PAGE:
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7 Questions with Andreas Mader
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7 Questions with Andreas Mader
Name: Andreas Mader
Current title: Chairman
Current organisation: Aperia International Inc.
Successful business leader with an engineering degree and finance education. Dual citizen (US and Germany) with large and small company experience.
Original founder of Aperia International, a specialty consultancy
serving on a global level strategic and private investors in the packaging and adjacent space.
1. What have you found most challenging as a board member?
Being able to step back, guide and advice others. Giving an organization both support as well as constructive challenge.
2. How did you become a board member? Can you please briefly tell the story?
I came back from an industry assignment to Aperia International as a regular board member, helping to drive their new excellence modules. I was elected chairman at a partners meeting.
3. How do you structure your work days from waking up to going to sleep?
Pretty much like everyone else in my position, I would assume.
The morning starts with a walk and some exercise. If I am not traveling, then a coffee with my wife. In my role I have time to focus with the business on single aspects, currently I work with them on developing and setting up a business excellence program. This requires a lot of reading and interaction with the CEO and the practice leaders typically in sessions once or twice a month. I have a few industry association board assignments which fill the rest of the afternoon. Whenever possible during the evening we home cook meals and unwind.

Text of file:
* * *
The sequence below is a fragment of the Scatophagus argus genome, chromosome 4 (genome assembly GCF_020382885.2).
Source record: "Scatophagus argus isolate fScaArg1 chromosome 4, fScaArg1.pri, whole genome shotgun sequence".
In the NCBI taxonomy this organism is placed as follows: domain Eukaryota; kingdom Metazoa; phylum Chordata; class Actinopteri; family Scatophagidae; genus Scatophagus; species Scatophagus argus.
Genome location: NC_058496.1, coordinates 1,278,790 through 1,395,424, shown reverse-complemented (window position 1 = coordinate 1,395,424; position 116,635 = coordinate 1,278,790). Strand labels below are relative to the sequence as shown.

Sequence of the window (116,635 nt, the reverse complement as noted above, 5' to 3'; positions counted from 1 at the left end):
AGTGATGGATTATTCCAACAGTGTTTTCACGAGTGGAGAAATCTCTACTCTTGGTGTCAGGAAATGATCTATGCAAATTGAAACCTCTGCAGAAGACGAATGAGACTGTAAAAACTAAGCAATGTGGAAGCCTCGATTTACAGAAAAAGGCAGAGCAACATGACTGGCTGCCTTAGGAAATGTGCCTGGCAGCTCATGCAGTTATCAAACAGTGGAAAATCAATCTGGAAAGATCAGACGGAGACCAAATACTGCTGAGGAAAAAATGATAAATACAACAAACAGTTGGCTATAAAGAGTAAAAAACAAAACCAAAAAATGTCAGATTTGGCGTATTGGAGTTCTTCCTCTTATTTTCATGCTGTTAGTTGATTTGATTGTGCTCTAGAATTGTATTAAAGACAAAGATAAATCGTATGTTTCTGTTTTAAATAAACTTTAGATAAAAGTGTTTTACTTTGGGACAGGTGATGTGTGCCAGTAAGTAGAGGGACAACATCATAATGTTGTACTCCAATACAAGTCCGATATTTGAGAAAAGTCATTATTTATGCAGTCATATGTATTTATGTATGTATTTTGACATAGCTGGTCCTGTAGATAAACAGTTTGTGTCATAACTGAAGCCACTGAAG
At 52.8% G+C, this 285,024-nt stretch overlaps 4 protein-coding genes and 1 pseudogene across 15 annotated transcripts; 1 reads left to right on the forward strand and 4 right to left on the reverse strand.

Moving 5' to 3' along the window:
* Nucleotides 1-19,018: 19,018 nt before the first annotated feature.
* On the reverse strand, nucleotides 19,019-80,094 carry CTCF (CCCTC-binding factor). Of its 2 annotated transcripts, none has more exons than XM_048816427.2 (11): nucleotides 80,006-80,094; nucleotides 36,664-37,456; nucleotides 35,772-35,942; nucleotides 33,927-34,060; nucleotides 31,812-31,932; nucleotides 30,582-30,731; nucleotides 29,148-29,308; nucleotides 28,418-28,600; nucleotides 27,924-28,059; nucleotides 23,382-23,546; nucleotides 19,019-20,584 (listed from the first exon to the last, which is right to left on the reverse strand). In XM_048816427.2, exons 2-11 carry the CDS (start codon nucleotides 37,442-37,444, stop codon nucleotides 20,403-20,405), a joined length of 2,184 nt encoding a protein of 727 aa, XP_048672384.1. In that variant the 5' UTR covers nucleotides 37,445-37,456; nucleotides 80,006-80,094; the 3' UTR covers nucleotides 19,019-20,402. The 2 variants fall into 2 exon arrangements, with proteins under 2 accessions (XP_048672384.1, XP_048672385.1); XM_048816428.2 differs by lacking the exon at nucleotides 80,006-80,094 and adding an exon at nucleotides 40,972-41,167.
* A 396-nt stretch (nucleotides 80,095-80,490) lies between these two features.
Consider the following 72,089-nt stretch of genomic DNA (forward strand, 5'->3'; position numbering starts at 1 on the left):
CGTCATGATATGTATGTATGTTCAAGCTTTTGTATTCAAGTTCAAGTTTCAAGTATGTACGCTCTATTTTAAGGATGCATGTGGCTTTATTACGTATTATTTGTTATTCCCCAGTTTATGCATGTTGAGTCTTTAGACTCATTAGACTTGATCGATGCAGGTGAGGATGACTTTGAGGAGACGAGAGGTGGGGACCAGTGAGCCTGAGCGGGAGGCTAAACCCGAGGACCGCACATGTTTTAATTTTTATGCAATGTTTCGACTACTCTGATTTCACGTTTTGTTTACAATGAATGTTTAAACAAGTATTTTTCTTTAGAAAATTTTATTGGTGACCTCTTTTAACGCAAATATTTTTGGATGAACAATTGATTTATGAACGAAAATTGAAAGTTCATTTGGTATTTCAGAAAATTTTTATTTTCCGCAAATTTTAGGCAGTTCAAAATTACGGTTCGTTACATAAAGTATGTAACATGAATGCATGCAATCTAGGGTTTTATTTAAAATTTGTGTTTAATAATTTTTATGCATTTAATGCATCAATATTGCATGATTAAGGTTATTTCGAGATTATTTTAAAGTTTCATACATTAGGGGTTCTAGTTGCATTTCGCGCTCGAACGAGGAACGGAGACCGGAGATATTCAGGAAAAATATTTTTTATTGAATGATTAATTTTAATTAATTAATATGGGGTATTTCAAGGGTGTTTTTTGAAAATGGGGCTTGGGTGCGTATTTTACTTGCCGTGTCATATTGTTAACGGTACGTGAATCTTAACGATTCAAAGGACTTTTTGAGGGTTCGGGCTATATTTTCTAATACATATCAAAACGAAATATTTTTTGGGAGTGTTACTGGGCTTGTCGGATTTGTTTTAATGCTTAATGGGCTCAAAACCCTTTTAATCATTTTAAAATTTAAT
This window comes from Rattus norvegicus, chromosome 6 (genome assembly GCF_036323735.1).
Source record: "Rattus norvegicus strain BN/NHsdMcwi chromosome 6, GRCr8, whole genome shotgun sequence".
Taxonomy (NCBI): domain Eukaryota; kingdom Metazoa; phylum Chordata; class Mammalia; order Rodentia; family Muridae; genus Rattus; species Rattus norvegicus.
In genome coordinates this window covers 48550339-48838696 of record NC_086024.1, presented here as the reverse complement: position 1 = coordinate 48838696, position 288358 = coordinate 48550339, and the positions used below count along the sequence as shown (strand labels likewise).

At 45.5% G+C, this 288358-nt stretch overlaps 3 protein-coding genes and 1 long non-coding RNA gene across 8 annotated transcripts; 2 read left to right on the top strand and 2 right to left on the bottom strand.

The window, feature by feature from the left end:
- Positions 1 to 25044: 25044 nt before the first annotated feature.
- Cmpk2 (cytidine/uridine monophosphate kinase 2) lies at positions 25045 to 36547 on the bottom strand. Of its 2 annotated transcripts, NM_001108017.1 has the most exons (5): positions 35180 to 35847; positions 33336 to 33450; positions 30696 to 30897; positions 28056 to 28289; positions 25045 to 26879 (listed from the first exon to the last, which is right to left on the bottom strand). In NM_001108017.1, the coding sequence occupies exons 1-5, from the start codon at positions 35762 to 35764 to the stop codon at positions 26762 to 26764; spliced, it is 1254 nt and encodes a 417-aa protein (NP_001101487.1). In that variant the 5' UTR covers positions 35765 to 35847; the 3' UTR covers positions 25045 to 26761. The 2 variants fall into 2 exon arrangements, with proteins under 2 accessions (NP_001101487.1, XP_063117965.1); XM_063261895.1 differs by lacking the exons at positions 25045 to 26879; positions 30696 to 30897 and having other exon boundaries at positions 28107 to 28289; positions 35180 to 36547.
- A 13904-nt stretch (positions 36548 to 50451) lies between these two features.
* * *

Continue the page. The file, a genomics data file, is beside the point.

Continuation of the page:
4. What's the most recent significant leadership lesson you've learned?
I have learned many. Probably that as a leader you're only as good as the weakest member of your team. I have always made it my mission to build cohesive, intrinsically motivated teams, enabling them to collectively excel.
5. What are some of the keys to doing governance well in a organisation?
We are a smaller organization and I feel it is even more important to have clear structures. A key factor is to create a culture of openness and belonging. I found in small and large companies, if people do not feel the belong and there is a culture where they can't speak up, mistakes are covered up and the door is open to work around guidelines and structures.
6. How do you differentiate between the role of board member and the roles of CEO or executive team member of a organisation?
A board member has to step back and must not be involved in the day to day activities of the business. A board member doesn't lead in the conventional sense of leading, rather provides guide posts and has maybe a focus group or topic, like being on committee, or providing expertise and input to a specific business area. A board member should have the long term perspective of the business in mind, the 3-5 year strategic orientation and not next years budget.
7. What is one meaningful story that comes to mind from your time as a board member so far?
Working with a selected group of executives on their new program, where they asked me for input, I found my self being to emerged to deep in the topic. That temptation is always there and I try t overcome it by scheduling meetings far apart and short so I remain involved but on the sidelines watching and commenting and not on the playing field running around.